Over the next hour, women aged twenty to seventy filtered in filling dozens of chairs. In hushed tones, they introduced themselves. The first woman thanked the director for hosting this “radical event.” A twenty-something woman was preparing to talk publicly about her own abortion, hoping to break the stigma by going public about a very private matter. An immigration advocate had just moved from Lubbock, the nation’s largest ‘Sanctuary City for the Unborn.’ A doctor came from New York to learn about issues of these regions to better prepare young city graduates who might someday find themselves here. Two older women in their 70s spoke of the radicalizing moments over sixty years ago that drove them to fight for Roe vs. Wade, and that keep them fighting today.  

The last woman to speak was an ACLU attorney. “States are watching Mississippi and Texas. What happens in these two cases will impact other legislation.” With so many women from Texas seeking help in Mississippi, the next day I headed westward to Jackson to the clinic at the center of the Supreme Court’s deliberations.

Jackson Women’s Health Organization, Jackson, Mississippi. (Photo: Carolyn Campbell)

Jackson Women’s Health Organization (JWHO) sits on a knoll above the street. The Pink House, as many call it, is the only remaining clinic offering affordable abortion care to women living in or traveling to Mississippi. 

There was no welcome table here. No flowers. No name tags. 

Instead, at the corner, a man held a sign saying, “Dr. _x_ does abortions here.”  Due to death threats, only out-of-state doctors perform abortions here. Up the gravel drive, two men in rainbow-striped vests directed a car pulling into the clinic. As the young woman stepped out, an older woman called out, “God loves your baby. Don’t you love your baby?” Escorts whisked the woman inside. A man wearing a “proud abortion witch” mask told me about a Texas couple that had driven first to Louisiana, then here searching for a clinic. “There are so many women coming from Texas, we added more doctors. We’re juggling hard to get enough help out here.”

A week later, Amanda Furdge, an outspoken abortion and reproductive rights advocate, spoke with me candidly about her own experience. Raised in rural Mississippi, the daughter of a preacher, she knows the impact of not having reproductive access or even sex education. She’s experienced the coercive approach of pregnancy crisis centers. Amanda knows the sinking feeling of hearing, “You’re too far along for an abortion in Mississippi.”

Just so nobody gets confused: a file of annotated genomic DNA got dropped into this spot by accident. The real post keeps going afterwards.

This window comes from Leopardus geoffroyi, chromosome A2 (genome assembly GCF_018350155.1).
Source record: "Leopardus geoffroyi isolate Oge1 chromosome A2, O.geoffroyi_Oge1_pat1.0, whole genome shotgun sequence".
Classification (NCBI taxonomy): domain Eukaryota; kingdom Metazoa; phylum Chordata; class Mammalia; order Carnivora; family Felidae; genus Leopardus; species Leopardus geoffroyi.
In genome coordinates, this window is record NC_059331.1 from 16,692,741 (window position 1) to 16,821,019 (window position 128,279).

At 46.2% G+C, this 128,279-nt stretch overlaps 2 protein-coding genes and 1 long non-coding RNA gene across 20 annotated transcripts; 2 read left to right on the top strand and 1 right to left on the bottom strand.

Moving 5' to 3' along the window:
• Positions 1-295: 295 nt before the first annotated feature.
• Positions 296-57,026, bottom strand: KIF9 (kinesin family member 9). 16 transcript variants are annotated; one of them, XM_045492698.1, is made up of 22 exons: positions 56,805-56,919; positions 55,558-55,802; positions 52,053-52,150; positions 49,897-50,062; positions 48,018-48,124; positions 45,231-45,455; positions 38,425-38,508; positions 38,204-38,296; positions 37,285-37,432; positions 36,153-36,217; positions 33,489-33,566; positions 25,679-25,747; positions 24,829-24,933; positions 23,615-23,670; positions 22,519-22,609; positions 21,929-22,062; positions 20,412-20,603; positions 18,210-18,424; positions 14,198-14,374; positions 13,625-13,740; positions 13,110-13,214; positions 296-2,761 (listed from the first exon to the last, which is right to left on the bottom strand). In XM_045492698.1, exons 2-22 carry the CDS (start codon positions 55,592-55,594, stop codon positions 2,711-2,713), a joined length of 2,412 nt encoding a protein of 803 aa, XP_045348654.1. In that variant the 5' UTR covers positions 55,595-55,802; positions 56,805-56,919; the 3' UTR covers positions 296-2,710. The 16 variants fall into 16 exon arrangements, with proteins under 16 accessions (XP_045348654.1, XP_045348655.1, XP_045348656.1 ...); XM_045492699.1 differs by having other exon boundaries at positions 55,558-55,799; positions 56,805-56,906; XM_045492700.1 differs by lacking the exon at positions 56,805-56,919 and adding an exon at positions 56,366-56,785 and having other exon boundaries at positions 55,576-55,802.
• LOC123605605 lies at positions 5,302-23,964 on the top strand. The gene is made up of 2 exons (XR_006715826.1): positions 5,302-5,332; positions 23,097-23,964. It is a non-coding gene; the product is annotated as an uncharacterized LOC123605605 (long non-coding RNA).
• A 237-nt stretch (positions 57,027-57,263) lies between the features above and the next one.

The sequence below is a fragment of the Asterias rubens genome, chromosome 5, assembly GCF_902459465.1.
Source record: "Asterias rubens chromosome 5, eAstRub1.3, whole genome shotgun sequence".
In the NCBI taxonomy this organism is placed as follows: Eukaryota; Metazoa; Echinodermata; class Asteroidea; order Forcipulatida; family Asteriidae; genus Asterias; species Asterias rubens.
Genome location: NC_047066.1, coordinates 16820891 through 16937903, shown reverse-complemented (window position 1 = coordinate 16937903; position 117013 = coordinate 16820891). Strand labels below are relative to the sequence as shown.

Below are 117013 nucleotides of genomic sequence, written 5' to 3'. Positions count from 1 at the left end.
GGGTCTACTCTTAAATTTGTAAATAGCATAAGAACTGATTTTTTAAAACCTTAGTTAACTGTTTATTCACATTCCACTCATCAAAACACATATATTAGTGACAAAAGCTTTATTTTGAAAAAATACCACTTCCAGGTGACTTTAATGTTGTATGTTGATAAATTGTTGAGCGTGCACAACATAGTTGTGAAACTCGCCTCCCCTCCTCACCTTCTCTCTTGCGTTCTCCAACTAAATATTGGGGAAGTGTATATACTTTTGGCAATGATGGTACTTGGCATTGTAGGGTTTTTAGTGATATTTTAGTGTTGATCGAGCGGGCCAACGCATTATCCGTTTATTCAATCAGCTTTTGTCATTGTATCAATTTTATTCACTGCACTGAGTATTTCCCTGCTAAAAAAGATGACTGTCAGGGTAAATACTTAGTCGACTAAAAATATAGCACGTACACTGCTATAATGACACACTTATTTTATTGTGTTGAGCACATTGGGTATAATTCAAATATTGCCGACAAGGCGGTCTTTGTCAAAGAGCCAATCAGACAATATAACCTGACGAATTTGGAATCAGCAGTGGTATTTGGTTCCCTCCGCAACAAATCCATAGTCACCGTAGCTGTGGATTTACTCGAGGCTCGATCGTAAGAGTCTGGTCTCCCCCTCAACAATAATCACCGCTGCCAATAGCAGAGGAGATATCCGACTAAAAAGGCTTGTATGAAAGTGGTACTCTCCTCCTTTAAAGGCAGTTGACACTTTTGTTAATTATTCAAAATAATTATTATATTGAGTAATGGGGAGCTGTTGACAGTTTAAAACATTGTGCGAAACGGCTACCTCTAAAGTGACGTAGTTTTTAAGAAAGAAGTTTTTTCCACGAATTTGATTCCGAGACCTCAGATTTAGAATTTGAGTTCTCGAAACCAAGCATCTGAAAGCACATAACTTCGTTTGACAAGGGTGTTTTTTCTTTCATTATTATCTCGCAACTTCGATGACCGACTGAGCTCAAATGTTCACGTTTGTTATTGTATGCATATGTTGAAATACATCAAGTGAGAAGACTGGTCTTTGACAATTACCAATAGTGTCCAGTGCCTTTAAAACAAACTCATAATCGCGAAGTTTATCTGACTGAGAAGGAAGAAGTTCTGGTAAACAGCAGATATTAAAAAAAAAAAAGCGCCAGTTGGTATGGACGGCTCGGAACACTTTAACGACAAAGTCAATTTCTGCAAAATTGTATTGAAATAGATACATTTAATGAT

Through all this, she asserted, “It’s not about abortion, specifically. I love my daughter! All these laws are eroding our fundamental right to own our bodies. These laws are going to kill the folks you love to kiss. Your mom. Your sisters. Your aunties. The lady who bakes cakes at the cafeteria. The woman who could bear your child. Some women are going to make it through, but we’re going to lose some too.”

Her words hung heavy. Even with all my reporter know-how, it had taken me nine weeks to track down these resources. A woman in Texas gets six weeks to end her pregnancy. A woman in Mississippi, fifteen. The battle for so many women across the nation is far from over.

Carolyn Campbell is a former leadership and business coach, who left city life four years ago to better understand the rural/urban divide. She purposely lives on the average income of the rural women in a region she’s currently exploring to experience first-hand the challenges they face. Her writing addresses these issues, spotlighting local changemakers and activists. In addition to regional and national publications, her work has been featured on podcasts and radio throughout the country.